Baltimore officer Edward Nero was cleared of all three charges against him involving the controversial death of Freddie Gray.
Nero was charged with assault, misconduct in office, and reckless endangerment for his part in the arrest of Gray who suffered life-ending injuries during his arrest and transport. The officer pleaded ‘not guilty’ to all counts.
The basis of Nero’s non-guilty verdict lies in the decision about whether or not it was Nero’s responsibility to ensure that Gray was properly secured inside the transport vehicle inside of which Gray’s spinal cord was severed, ending his life.
The defense argued that Nero was not expected to secure Gray as that was the responsibility of another officer. The defense also argued that Gray stood up while inside the van and moved around on his own, causing his own injuries.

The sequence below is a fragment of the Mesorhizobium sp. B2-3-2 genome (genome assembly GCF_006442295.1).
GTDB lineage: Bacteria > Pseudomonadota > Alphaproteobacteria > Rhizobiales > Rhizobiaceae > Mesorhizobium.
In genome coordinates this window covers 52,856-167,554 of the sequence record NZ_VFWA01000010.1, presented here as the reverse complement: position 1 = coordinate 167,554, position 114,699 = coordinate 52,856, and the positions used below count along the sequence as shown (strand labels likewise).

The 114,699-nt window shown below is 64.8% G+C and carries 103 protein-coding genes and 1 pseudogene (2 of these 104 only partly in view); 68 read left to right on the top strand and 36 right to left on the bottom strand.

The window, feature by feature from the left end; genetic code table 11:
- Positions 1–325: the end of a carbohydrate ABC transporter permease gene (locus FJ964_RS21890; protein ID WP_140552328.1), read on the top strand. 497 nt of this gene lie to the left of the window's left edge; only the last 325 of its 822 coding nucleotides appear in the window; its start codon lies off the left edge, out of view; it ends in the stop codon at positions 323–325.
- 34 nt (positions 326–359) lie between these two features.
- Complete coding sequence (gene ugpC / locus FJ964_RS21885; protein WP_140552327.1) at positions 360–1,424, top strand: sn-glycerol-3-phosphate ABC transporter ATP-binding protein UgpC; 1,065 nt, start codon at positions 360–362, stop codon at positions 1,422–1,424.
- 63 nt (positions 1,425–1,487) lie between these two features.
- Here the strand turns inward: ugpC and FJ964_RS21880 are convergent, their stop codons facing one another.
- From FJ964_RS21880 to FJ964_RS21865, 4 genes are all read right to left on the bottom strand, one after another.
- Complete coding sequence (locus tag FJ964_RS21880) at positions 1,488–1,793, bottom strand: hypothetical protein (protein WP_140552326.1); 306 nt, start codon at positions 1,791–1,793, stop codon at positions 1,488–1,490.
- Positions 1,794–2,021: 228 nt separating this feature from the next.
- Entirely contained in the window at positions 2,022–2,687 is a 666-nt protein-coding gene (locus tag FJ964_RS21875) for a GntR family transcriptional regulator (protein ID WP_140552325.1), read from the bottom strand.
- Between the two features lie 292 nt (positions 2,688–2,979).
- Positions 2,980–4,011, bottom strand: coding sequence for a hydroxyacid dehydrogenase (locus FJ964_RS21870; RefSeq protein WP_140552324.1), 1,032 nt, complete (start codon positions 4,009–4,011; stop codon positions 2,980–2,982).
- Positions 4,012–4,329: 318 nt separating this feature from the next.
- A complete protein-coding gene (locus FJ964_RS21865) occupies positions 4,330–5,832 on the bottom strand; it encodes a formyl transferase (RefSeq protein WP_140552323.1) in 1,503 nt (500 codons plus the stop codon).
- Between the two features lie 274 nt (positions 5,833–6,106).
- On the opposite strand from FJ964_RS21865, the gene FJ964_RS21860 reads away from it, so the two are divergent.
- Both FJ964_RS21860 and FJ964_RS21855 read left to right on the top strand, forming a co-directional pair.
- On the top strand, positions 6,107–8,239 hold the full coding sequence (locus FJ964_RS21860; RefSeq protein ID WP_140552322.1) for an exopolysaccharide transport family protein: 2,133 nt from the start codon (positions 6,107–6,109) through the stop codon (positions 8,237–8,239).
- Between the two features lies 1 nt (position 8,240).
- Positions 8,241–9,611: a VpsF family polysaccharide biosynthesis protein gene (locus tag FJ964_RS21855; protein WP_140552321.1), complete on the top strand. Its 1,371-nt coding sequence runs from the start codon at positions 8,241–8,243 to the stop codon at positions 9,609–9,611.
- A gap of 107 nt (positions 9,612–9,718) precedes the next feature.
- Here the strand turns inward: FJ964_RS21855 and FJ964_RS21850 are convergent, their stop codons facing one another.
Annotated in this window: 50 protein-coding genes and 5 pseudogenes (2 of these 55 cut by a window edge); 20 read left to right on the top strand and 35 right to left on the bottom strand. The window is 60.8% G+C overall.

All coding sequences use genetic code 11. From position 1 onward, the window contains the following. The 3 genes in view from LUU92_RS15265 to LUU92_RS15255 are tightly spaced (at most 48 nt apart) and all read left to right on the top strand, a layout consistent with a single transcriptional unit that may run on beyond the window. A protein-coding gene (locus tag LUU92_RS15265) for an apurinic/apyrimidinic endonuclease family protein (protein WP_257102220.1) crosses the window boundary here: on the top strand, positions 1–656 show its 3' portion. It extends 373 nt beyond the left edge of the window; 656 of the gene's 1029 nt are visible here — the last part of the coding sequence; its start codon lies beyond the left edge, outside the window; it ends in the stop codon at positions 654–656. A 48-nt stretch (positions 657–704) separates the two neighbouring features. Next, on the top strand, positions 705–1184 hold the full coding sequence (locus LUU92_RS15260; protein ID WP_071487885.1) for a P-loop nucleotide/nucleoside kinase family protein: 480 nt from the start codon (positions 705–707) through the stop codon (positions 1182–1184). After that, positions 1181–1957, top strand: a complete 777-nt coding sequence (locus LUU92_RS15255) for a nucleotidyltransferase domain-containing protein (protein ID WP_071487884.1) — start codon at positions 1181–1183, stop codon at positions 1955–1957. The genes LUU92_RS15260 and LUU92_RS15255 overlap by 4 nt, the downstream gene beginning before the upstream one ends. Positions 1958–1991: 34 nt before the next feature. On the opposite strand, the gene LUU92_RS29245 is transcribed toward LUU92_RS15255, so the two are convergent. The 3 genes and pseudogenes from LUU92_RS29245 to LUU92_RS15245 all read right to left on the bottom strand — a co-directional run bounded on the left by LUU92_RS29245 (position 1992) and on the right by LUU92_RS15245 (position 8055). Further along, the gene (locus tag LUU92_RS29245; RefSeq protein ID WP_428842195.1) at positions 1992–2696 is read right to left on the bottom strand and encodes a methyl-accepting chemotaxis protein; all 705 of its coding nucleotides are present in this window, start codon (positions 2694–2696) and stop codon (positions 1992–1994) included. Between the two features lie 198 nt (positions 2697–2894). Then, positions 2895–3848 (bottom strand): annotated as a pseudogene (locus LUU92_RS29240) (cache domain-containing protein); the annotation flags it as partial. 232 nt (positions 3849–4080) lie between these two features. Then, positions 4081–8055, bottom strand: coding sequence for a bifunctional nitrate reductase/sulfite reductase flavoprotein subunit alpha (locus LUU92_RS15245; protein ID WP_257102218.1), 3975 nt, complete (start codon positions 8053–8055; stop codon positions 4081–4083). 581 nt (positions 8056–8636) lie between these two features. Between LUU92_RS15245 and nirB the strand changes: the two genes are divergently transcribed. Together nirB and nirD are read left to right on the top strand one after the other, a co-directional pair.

No doubt, this ruling will be met with outrage from the community who protested Gray’s death just over a year ago.
During the arrest, Gray expressed his discomfort and fear to the officers, begging to be taken to the hospital. His pleas were ignored, and he died.
Blaming Gray for his own death, particularly when he was in the total control and custody of several police officers is a gross example of victim blaming. These officers acted neglectfully and violently, and the result was the death of a man at their hands.
If no justice is served throughout this entire process, it will be another sad example of the way that police officer’s immunity emboldens them to act the way they did with young, black Freddie Gray.